cars or slow-moving vehicles’ with the Level 3 technique ‘how to
use multi-lane roads’. Trainees should be aware that overtaking a
cyclist in a cycle lane is effectively the same as changing traffic
lanes. They should be aware that following drivers may not expect a
cyclist to leave the cycle lane and make appropriate observations to
ensure following drivers have understood their intention to
Awareness of other cyclists passing inside them - this is
demonstrated by making appropriate observations over
the left shoulder.
ii) An ability to overtake a cyclist and awareness of when it is
safe to overtake and when they should wait.
iii) Taking an appropriate position at junctions where the ASL
reservoir (cycle box) is congested with other cyclists. This
may be in the primary position within the traffic queue, in
the filter lane, or on the line between lanes.
14 Cycling on roads
with a speed
limit above 30
14.1 The trainee should demonstrate that they allow more
time before manoeuvring and that they can judge the
speed and distance of vehicles around them. They should
be able to explain the reasoning for the decisions that
they make.
When using the primary position at junctions in areas where other
cyclists are present, trainees should be aware of other cyclists using
the secondary position. They should look over their left shoulder
On roads with higher speed limits, trainees should be aware that
drivers have less time to react and stopping distances are greater.
Whilst the principles of positioning remain the same on faster roads
cyclists may opt to take the secondary position more often. When
using the primary position, trainees should take greater care to
ensure that drivers have enough time and space to see them. When
manoeuvring, trainees should signal earlier (where necessary),
move out earlier and allow more time to complete the manoeuvre.
Last updated: November 2012
15 Cycling in bus
15.1 Trainees must be able to interpret bus lane signage and
understand how it affects their journey.
15.2 When cycling in a bus lane, trainees should take the
centre of the lane unless it is safe to let vehicles pass.
Trainees should demonstrate an ability to decide when to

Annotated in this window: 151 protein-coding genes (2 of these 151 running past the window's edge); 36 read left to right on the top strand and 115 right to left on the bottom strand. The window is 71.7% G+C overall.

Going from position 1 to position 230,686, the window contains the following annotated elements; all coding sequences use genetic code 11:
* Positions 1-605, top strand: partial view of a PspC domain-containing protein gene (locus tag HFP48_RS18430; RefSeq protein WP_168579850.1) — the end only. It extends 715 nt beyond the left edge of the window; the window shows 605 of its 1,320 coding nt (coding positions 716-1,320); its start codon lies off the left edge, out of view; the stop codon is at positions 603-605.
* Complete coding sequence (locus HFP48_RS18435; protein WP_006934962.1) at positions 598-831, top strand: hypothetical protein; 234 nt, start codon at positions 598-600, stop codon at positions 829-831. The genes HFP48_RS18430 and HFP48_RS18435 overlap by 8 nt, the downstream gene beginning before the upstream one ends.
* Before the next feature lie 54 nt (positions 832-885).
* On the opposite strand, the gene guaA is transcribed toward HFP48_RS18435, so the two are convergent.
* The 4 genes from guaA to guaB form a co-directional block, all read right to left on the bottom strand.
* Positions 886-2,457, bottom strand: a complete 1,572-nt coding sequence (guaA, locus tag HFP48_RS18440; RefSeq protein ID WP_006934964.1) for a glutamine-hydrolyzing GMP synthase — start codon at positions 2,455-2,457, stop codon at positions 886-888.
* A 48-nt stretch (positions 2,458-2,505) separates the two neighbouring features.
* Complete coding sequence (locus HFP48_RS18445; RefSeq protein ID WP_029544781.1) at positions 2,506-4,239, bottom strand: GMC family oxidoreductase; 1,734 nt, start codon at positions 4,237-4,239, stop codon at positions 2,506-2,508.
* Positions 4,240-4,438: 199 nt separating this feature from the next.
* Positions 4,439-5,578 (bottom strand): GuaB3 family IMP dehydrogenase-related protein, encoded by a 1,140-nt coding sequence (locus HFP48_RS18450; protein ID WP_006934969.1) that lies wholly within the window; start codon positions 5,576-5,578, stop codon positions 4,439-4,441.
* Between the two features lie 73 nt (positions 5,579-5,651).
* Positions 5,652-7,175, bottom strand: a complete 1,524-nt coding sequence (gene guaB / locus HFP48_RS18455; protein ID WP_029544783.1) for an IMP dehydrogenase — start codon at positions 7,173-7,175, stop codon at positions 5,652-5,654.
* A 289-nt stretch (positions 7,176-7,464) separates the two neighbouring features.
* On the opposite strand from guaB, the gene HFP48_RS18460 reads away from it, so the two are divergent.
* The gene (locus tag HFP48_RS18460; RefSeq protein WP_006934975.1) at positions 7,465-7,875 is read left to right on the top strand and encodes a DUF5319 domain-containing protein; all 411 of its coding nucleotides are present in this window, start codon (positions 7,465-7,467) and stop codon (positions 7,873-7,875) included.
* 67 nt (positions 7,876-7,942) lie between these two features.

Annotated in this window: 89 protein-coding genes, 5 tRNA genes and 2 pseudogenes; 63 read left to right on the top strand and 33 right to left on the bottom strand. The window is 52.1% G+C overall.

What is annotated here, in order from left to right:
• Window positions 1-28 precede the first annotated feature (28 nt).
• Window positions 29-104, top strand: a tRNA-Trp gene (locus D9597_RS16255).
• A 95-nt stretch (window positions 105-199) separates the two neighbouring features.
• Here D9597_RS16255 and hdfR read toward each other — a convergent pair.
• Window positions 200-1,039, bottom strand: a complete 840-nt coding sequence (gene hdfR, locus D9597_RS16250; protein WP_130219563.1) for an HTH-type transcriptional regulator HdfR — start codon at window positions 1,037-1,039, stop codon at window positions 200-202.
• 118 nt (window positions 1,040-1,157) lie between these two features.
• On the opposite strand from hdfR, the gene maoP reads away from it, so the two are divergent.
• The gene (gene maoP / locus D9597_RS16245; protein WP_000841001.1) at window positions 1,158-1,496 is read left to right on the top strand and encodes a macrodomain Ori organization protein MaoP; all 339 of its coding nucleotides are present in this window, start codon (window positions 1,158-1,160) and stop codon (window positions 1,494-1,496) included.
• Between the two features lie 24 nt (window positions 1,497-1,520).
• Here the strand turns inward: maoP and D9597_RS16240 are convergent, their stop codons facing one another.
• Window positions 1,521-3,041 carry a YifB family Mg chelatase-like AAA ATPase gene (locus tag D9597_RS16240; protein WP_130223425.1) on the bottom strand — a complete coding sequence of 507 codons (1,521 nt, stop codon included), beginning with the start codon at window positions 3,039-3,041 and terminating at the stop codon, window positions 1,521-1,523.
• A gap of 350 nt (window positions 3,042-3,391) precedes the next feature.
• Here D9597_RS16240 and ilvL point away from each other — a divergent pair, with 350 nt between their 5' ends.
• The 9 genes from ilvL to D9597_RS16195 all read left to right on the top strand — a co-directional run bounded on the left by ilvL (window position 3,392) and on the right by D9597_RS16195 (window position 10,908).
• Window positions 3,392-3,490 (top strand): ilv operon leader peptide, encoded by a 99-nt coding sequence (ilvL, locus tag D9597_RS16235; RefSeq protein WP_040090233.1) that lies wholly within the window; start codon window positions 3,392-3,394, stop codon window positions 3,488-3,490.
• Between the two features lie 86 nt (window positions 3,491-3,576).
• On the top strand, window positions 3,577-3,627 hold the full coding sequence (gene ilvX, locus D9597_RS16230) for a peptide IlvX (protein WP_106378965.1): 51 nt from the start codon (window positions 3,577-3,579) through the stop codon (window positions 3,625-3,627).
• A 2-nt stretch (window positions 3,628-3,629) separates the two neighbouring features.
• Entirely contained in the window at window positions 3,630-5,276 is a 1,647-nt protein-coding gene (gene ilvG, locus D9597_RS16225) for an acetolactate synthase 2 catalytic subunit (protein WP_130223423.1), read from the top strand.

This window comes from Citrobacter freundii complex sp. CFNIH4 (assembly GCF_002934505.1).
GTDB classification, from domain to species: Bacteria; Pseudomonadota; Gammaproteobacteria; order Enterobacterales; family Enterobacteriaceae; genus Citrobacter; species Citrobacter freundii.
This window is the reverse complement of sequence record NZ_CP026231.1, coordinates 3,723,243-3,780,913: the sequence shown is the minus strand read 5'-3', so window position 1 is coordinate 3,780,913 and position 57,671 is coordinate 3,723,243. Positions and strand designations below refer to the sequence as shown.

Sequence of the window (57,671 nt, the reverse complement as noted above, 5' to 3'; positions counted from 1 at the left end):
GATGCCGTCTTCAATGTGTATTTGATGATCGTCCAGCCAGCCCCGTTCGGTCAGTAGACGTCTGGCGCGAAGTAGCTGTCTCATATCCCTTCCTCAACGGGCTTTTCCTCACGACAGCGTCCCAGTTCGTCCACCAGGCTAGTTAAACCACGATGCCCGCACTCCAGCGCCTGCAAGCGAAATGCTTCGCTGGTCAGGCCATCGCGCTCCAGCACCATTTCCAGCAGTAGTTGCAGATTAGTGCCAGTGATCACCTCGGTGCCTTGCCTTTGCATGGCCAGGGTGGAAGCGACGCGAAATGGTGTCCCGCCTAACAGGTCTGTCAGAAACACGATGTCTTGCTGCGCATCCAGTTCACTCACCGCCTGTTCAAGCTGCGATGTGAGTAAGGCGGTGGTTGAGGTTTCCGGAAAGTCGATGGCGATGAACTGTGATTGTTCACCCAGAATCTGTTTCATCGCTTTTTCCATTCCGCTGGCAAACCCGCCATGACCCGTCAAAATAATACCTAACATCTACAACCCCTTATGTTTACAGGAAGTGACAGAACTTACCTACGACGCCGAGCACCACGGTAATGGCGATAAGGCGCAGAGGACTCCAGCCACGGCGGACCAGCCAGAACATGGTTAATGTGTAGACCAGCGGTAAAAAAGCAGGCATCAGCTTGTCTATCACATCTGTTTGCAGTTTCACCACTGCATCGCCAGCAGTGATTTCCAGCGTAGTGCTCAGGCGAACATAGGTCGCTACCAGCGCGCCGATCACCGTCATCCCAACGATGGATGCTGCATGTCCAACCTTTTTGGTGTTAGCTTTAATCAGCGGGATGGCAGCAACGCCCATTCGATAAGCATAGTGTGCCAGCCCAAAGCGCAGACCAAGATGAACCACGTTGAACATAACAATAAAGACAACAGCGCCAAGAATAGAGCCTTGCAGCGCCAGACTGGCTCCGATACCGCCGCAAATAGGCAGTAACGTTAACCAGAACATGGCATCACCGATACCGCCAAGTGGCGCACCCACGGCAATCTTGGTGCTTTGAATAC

allow a vehicle to pass them when cycling in a bus lane.
Cyclists are permitted to use most bus lanes but there are some
which do not permit cyclists. Bus lanes may operate at different
times of the day and may also be shared with taxis and motorcycles.
As with cycle lanes, the trainee should not allow the presence of a
bus lane to influence their positioning.
Buses should normally overtake a cyclist by straddling the lane line
but this may not always be possible. Trainees should not allow a bus
to pass them if they feel there is insufficient room to do so.
Trainees should take particular care where bus lanes cross side
roads, in case drivers cut across them to turn left. Trainees should
also be aware of illegal use of bus lanes by unauthorised vehicles
trying to jump a queue of traffic; they may not be looking out for a
16 Cycling in pairs
or groups
16.1 Level 3 training itself requires cycling in a group or a pair
so the trainee will gain an understanding of group cycling
techniques during the session.
16.2 Trainees should demonstrate taking responsibility for
their own positioning, signalling and communication when
riding in a group.
16.3 If the training session has more than one trainee they
should demonstrate that they can effectively
communicate to cycle together safely.
Each cyclist remains responsible for their own positioning, signalling
and communication with other road users but cyclists may help
each other by calling out any hazards such as potholes or other
vehicles. In general, cyclists should not ride so close to each other
that they cannot react to a sudden movement or stopping of the
cyclist in front. It is up to the trainee to determine the appropriate
distance based on how experienced the other members of the
group are, how effectively they communicate with each other and
how well they know each other’s style of riding.
Although cyclists may ride two abreast, trainees should be aware
that this may aggravate some other road users. When riding two
abreast, trainees should make extra effort to communicate with
following traffic and be aware when they might need to move back
into single file.
Last updated: November 2012
17 Locking a bike
17.1 Trainees should demonstrate an understanding of safer
places to lock their bike (busy, overlooked cycle parking)
and the preferred type of cycle stand to use (i.e. those
which allow both wheels and the frame to be secured).
Cycle parking in busy areas or areas overlooked by people in
buildings is generally safer than more isolated cycle parking areas.
Bikes that are parked overnight in a public area are particularly
vulnerable to theft.
17.2 They should be aware of the pros and cons of different
types of lock and which parts of the bicycle to lock to the
Cycle stands which allow both wheels and the frame to be secured
to the stand are preferable to cycle stands which allow only one
wheel to be secured. The trainee may choose to remove any parts
of the bike that a thief may be able to detach easily.
17.3 They should also demonstrate awareness of different
parts of a bicycle that can be removed by thieves (saddles
and wheels with quick release catches, lights and light
brackets, pannier bags etc.)
Recommended locks are rigid steel locks in a D or U shape (and
therefore known as D-locks or U-locks) which are generally more
difficult to cut. Cable locks tend to be less strong and easier to cut.
Trainees should fill the D part of a lock with as much of the cycle as
possible to reduce the chance of it being smashed open.
Where a cycle parking area is poorly located in an isolated area, the
trainee may choose to lock their bike to an immovable object (e.g.
railings or a road sign) in a more visible area where this does not
obstruct pedestrians. In such cases, the trainee should look out for
any signage prohibiting cycle parking.
Last updated: November 2012